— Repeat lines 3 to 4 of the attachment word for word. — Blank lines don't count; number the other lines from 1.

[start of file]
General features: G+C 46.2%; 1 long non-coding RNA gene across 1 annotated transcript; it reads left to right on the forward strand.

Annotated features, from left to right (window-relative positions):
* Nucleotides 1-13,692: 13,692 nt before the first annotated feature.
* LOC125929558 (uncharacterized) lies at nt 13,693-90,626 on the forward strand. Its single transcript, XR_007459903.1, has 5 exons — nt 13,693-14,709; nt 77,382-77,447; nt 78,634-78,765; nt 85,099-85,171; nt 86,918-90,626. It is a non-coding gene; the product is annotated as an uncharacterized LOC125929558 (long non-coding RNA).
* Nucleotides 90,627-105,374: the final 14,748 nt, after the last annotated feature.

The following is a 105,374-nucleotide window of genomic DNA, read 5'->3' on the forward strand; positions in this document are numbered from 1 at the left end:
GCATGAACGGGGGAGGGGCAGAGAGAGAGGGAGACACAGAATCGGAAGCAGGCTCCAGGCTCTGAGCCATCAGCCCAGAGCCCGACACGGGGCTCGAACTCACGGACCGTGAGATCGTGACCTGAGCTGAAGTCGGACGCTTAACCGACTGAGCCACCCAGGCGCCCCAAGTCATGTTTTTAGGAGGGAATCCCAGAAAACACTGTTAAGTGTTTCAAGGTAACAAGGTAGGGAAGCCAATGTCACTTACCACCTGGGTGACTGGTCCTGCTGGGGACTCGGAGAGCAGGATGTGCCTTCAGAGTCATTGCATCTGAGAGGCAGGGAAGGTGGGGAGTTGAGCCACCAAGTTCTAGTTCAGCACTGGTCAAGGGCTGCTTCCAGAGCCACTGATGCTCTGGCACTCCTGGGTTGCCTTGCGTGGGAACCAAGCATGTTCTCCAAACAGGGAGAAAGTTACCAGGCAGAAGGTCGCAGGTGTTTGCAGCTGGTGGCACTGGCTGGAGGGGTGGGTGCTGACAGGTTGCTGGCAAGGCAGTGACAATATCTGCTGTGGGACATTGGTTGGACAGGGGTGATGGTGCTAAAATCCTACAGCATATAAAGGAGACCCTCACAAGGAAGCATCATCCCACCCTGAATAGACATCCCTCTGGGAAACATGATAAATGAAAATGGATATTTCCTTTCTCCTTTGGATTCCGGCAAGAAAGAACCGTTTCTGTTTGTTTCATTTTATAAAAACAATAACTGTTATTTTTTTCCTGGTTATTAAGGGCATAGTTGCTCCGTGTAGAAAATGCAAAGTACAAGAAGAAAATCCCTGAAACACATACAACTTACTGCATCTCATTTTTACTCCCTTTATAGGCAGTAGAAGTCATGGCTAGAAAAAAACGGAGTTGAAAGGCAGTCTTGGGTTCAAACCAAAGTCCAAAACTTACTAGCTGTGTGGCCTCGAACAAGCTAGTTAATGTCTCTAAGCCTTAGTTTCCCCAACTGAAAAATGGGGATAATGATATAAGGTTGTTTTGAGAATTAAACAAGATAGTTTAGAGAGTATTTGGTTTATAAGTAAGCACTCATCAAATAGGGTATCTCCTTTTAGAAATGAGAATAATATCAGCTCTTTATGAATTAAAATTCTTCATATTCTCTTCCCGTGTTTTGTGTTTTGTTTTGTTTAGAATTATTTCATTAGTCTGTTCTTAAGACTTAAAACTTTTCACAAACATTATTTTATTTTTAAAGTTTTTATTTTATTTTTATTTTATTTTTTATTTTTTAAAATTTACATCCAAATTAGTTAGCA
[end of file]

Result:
* Nucleotides 1-13,692: 13,692 nt before the first annotated feature.
* LOC125929558 (uncharacterized) lies at nt 13,693-90,626 on the forward strand. Its single transcript, XR_007459903.1, has 5 exons — nt 13,693-14,709; nt 77,382-77,447; nt 78,634-78,765; nt 85,099-85,171; nt 86,918-90,626. It is a non-coding gene; the product is annotated as an uncharacterized LOC125929558 (long non-coding RNA).